Oooh, such a pretty stack of books, don't you think? My most recent Persephone Biannually just came in the mail in the last week or so and it was a nice reminder that I really need to pick up a Persephone Book soon. Maybe sooner rather than later now, as you can see.
It's been a while since I've read one of their books and every year I say I am going to read more. I had a good look at the book blurbs which are included in the Biannually and realized how many new books have come out since my last purchase. I had forgotten that my public library ordered in the whole backlist a few years back and wondered if they were continuing to order in each new seasons releases and was so pleased to discover that indeed they are. So, yes, I went a little crazy requesting the newer titles (and I still have a few more that are in transit to my branch that should be arriving in the next day or so). I know I will not read them all (not all right now that is), but I thought how nice it would be so take a really good look at them before choosing one to read (and it is time really for me to order one, too, so I stay on their mailing list).
A few other books came home with me as well. So, from top to bottom here are the library books that have my attention at the moment.
Death of a Red Heroine by Qiu Xiaolong -- I came across this book on one of Book Riot's abundant book lists, in particular a list about mystery novels from around the world. It piqued my curiosity, a detective novel set in 1990 Shanghai, and as luck would have it it was on the library's shelves. NPR said "it does what detective fiction can do best: It captures the details, the grit of everyday life . . . a matchless pearl." Sold!
The Godwits Fly by Robin Hyde -- "A semi-autobiographical novel spanning the years 1910–28, The Godwits Fly is in some senses a bildungsroman: the story of Eliza Hannay growing up in a suburb of Wellington."
Long Live Great Bardfield: The Autobiography of Tirzah Garwood -- "Time and the honesty of Tirzah’s words have made this an immensely important document and it is a valuable primary record of a woman who was at the centre of an important group of artists, and who was herself a very good artist in her own right."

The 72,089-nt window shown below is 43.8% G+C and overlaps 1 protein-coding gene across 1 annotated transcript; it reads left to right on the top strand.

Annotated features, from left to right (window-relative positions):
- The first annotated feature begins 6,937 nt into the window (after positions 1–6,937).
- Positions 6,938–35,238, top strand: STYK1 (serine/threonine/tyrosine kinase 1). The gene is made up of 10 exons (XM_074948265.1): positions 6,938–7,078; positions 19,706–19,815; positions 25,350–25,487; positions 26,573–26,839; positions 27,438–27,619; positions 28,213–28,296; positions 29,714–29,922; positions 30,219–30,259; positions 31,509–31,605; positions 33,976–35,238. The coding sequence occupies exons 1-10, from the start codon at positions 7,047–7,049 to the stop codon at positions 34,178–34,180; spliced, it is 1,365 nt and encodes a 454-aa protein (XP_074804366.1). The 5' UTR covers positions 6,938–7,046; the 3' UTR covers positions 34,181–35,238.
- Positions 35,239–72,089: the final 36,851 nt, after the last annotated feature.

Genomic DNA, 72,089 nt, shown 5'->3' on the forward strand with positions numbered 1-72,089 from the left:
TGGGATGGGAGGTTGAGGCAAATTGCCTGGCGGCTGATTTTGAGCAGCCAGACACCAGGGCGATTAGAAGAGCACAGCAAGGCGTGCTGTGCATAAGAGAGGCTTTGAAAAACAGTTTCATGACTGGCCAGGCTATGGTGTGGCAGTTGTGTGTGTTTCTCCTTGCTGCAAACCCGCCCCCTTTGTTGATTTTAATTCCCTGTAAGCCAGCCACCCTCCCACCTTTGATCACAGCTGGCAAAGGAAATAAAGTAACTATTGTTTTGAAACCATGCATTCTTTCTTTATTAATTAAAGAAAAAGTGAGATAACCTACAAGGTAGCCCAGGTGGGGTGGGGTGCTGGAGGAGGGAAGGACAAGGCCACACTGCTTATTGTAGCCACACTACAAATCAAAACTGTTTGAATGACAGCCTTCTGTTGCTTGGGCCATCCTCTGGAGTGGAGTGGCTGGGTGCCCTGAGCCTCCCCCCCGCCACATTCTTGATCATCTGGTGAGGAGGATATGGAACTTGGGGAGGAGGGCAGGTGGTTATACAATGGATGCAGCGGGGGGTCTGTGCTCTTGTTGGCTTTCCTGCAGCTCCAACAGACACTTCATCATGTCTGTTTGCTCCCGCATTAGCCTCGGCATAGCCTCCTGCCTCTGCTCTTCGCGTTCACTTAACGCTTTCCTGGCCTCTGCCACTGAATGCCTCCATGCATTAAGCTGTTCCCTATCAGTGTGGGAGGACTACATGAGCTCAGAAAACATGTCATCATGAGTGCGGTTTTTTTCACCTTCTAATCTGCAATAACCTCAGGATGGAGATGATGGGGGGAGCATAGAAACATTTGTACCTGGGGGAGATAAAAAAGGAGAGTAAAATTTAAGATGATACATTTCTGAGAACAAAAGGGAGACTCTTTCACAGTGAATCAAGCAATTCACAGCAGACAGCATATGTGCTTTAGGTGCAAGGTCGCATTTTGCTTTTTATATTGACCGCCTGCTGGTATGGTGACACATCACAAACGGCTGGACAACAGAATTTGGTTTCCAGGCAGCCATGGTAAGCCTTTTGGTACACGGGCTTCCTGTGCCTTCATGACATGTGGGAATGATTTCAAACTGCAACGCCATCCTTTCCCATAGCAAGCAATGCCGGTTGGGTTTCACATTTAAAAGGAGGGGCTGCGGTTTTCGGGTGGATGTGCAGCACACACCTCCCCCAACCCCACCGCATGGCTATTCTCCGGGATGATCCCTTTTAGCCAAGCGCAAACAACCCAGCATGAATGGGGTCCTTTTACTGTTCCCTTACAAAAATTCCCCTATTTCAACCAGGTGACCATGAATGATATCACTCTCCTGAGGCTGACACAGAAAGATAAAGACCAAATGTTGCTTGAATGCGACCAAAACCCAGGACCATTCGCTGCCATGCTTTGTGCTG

Every Good Deed and Other Stories by Dorothy Whipple -- Ten stories--this is the companion book to a previous story collection published by Persephone Books. Maybe this will help jump start my short story reading.
The Happy Tree by Rosalind Murray -- "This 1926 novel begins with the death of a young man during the war, flashes back to his happy childhood shared with the young woman who is the narrator, and then describes how the war – inevitably – took them unawares, destroyed their happiness and has left her, the young woman, emotionally maimed." Sounds a bit dire, doesn't it, but apparently it doesn't read that way.
In This Grave Hour by Jacqueline Winspear -- I had an egalley copy of this which I didn't finish before it expired. I have been in line for a library copy for so long I think I might have to just start from the beginning again. It's 1939 so we're just at the start of WWII. Maisie's newest case (and we're getting back to Maisie as an investigator rather than a spy for which I am actually rather grateful) is "to find the killer of a man who escaped occupied Belgium as a boy, some twenty-three years earlier during the Great War." I recall that I was enjoying this one very much before I was interrupted.
Cairo: A Graphic Novel by G. Willow Wilson -- I don't recall where I came across this one, but I like the sound of it: "a stolen hookah, a spiritual underworld, and a genie on the run change the lives of five strangers forever on the streets of the Middle East's largest metropolis." I have also gotten away from my graphic novel reading and hope this will also start (re-start anyway) the reading trend. It is all illustrated in B&W and sepia tones, so I am very curious if it will really grab me.
And as always I have a healthy stack of in progress reads that I will tell you about soon and am thinking about my "summer reading" (because you know I love a good plan and a good book lists to go along with it), especially since today it is topping out at 90F. I knew we would go straight from winter to summer.